Having the Soc. Security Admin. Pay for access technology, with scripting and training, to get someone into the workforce, earning more than the prevailing SGA is fine. However, access tech wears out, requires maintenance and can become unusable due to advances in computer technology. Many perfectly good braille displays and synthesizers became obsolete when their makers decided not to make drivers available for them when a Windows upgrade required new drivers, or computers no longer had parallel & serial ports, just USB ones.
The braille displays were well built, however the firm that took over the equipment when TSI went bust, chose to not prolong their working life as they competed directly with the Braille displays the firm designed & built themselves. Freedom Scientific, now VFO Group was one firm that did this. In addition, manufacturers of access tech can go bust, making well-designed displays, however, not with enough market share to make the units and especially the r and d to design newer ones.
There is also the issue of funding equipment maintenance, replacement and scripting updated or new applications. If you work for Government, your department or agency is expected to pay for this. Fine. The scripter says it will cost $75,000 to script the soon to be released update to the main app you use. The department has perhaps one or two blind employees who need the update. If updates are released semi-annually, that is $1590, 000 for the updates or $75,000 per blind employee. If the employee is a Quad or amputee, using a sip & puff system to control their telephone, terminal printers etc. the cost of reprogramming their sit & puff system can approach the Public Debt of the United States of America. This is because sip & puff systems are almost custom-made, as is their programming.
When my employer was concerned over the cost of a PC for me, offered, well, I earn my hourly wage whether I am doing productive work or waiting for the PC to compute. I prefer doing productive work. The boss accepted this line of reasoning and purchased the faster PC with enough RAM and hard drive to handle newer program versions, which seem to require more disk storage, faster CPU and much more RAM.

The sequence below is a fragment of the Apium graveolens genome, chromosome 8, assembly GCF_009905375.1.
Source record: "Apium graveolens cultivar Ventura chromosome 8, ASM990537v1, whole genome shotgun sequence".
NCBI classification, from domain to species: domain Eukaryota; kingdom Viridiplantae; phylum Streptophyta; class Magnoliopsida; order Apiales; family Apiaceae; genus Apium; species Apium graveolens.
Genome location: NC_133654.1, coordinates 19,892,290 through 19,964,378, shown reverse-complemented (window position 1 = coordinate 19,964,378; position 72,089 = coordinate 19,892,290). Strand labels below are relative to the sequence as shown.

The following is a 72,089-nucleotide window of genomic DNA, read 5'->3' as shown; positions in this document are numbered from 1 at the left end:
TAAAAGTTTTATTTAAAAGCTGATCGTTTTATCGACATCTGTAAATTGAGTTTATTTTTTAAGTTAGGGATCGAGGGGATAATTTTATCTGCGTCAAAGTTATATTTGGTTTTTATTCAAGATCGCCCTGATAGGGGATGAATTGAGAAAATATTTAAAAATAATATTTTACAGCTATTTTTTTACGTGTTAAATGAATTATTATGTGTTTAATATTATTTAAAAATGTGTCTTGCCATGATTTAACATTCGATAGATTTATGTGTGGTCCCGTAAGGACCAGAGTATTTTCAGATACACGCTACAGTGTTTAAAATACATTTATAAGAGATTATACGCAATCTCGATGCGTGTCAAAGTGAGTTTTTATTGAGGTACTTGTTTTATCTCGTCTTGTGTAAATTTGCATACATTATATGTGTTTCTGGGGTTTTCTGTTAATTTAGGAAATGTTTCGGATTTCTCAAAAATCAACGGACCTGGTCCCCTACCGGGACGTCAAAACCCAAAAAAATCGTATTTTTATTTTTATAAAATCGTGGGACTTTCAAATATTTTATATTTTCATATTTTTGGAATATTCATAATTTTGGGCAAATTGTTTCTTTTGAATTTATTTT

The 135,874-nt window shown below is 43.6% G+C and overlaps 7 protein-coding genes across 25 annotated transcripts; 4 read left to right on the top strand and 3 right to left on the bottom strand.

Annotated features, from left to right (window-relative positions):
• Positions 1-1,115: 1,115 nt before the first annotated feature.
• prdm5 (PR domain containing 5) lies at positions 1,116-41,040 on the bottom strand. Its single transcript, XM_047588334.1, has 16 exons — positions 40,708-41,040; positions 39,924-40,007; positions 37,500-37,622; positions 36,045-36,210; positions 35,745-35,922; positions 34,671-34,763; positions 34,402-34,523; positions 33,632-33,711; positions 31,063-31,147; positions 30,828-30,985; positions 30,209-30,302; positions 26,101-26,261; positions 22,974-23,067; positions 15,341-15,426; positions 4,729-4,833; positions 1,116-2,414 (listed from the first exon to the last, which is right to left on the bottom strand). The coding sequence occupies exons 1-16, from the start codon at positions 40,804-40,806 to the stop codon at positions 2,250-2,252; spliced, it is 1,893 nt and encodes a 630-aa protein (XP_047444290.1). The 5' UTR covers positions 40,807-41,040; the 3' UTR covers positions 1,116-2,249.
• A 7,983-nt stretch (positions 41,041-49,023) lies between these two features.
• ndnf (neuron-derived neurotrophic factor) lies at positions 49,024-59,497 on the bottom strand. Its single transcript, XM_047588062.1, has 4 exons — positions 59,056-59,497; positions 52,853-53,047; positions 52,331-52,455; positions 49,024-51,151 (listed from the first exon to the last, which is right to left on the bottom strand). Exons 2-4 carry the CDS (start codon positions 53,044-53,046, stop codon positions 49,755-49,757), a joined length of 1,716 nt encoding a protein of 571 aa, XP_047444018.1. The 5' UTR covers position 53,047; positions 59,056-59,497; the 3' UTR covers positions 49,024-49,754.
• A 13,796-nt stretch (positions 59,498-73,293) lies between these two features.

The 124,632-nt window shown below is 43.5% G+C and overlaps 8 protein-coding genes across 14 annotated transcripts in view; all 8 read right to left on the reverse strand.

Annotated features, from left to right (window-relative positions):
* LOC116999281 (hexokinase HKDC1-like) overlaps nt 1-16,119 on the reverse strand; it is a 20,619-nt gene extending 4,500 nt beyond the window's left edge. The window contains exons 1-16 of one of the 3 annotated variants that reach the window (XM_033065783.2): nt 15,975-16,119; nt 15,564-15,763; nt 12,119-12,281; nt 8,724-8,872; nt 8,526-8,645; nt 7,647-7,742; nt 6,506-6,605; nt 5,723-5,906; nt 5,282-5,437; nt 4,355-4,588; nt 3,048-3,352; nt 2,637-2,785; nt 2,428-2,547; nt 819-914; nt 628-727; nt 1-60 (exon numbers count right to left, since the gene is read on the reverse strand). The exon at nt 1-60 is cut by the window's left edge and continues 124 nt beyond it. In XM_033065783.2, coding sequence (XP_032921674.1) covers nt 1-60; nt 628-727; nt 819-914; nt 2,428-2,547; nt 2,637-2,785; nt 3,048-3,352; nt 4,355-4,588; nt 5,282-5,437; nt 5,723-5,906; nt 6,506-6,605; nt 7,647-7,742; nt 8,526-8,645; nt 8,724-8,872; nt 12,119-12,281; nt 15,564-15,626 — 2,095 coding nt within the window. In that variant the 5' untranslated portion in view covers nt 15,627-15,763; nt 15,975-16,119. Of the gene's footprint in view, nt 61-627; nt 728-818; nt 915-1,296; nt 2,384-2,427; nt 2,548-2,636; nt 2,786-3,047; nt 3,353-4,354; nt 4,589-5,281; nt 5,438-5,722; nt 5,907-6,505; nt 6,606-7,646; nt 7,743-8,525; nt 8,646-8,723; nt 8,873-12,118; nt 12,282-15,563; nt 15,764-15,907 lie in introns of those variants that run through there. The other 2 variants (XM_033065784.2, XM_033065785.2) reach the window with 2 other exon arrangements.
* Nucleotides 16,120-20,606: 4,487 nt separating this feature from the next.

In VR with state agencies, we are reimbursed by Social Security if we place someone in a job that is above SGA, that is, enough for the client to get off SSDI.
So usually, cost is not an issue for things like adaptive equipment and scripting.
Dear Brian & List:
I thought VFO Group would do JAWS scripting or put you in contact with a certified Jaws Scripter.
I do know that someone wanted a proprietary application for a car rental firm scripted to work with JAWS and was quoted thousands of dollars for the work and advised that every timed the firm rolled out a new version the work would have to be completely redone.
I believe the would- be scripting contractor was the Smith-Kettlewell Foundation of San Francisco.
I can see changes being required for a new version of the App, but a complete rewrite. That seems like someone trying to make a large company pay and pay to support only a few employees.
It may have been a proprietary telemarketing program. However, I think the employer to be was misquoted for the job.
On Thu, Jul 19, 2018 at 12:21 PM, Steve Nutt wrote:
If you contact NV Access, I feel certain they could point you to someone. Alternatively, even ask here. Most JAWS scripters are self-taught, or were at one time anyway. I believe NVDA scripts are done in Python (though I could be wrong)
and there are plenty of Python programmers out there.
Brian - Windows 10 Home, 64-Bit, Version 1803, Build 17134
A little kindness from person to person is better than a vast love for all humankind.
~ Richard Dohme